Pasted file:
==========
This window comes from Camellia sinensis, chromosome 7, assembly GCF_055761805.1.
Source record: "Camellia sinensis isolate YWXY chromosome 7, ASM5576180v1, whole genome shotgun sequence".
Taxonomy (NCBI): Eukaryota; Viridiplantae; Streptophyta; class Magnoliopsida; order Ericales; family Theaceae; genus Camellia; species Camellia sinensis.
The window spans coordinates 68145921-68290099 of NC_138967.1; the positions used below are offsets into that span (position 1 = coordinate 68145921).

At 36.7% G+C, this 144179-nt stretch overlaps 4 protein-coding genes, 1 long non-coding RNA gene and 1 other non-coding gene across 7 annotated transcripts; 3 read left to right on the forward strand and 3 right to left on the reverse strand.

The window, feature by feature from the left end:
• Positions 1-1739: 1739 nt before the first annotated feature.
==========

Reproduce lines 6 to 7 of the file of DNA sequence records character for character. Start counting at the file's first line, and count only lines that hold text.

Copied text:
The window, feature by feature from the left end:
• Positions 1-1739: 1739 nt before the first annotated feature.